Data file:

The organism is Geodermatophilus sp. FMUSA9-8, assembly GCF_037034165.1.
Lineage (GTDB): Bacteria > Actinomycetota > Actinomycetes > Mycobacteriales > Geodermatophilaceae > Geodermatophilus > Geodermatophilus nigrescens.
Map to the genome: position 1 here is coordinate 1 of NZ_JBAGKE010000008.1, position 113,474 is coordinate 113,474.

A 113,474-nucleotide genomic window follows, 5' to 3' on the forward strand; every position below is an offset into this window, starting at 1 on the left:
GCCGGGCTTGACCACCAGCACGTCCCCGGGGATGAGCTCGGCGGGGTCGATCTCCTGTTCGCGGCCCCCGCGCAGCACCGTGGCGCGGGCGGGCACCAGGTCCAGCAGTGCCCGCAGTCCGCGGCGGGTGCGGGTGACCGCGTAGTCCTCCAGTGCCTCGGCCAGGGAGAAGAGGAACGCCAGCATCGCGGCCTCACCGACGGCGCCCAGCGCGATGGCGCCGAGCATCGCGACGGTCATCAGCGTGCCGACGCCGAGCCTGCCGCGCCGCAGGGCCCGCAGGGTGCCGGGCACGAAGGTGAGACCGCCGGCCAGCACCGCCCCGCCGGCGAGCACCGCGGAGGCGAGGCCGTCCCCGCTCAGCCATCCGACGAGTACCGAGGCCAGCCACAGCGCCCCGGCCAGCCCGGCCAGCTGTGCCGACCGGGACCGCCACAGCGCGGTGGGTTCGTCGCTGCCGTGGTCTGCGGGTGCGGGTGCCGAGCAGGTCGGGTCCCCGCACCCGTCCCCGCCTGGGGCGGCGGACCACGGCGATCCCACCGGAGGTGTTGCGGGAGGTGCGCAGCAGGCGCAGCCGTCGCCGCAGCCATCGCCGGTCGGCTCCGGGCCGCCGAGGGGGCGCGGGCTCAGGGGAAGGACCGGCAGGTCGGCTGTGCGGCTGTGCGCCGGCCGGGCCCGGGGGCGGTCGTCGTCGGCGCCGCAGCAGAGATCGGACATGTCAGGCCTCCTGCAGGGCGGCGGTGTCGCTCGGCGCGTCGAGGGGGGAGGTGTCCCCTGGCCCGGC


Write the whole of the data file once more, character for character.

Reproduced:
The organism is Geodermatophilus sp. FMUSA9-8, assembly GCF_037034165.1.
Lineage (GTDB): Bacteria > Actinomycetota > Actinomycetes > Mycobacteriales > Geodermatophilaceae > Geodermatophilus > Geodermatophilus nigrescens.
Map to the genome: position 1 here is coordinate 1 of NZ_JBAGKE010000008.1, position 113,474 is coordinate 113,474.

A 113,474-nucleotide genomic window follows, 5' to 3' on the forward strand; every position below is an offset into this window, starting at 1 on the left:
GCCGGGCTTGACCACCAGCACGTCCCCGGGGATGAGCTCGGCGGGGTCGATCTCCTGTTCGCGGCCCCCGCGCAGCACCGTGGCGCGGGCGGGCACCAGGTCCAGCAGTGCCCGCAGTCCGCGGCGGGTGCGGGTGACCGCGTAGTCCTCCAGTGCCTCGGCCAGGGAGAAGAGGAACGCCAGCATCGCGGCCTCACCGACGGCGCCCAGCGCGATGGCGCCGAGCATCGCGACGGTCATCAGCGTGCCGACGCCGAGCCTGCCGCGCCGCAGGGCCCGCAGGGTGCCGGGCACGAAGGTGAGACCGCCGGCCAGCACCGCCCCGCCGGCGAGCACCGCGGAGGCGAGGCCGTCCCCGCTCAGCCATCCGACGAGTACCGAGGCCAGCCACAGCGCCCCGGCCAGCCCGGCCAGCTGTGCCGACCGGGACCGCCACAGCGCGGTGGGTTCGTCGCTGCCGTGGTCTGCGGGTGCGGGTGCCGAGCAGGTCGGGTCCCCGCACCCGTCCCCGCCTGGGGCGGCGGACCACGGCGATCCCACCGGAGGTGTTGCGGGAGGTGCGCAGCAGGCGCAGCCGTCGCCGCAGCCATCGCCGGTCGGCTCCGGGCCGCCGAGGGGGCGCGGGCTCAGGGGAAGGACCGGCAGGTCGGCTGTGCGGCTGTGCGCCGGCCGGGCCCGGGGGCGGTCGTCGTCGGCGCCGCAGCAGAGATCGGACATGTCAGGCCTCCTGCAGGGCGGCGGTGTCGCTCGGCGCGTCGAGGGGGGAGGTGTCCCCTGGCCCGGC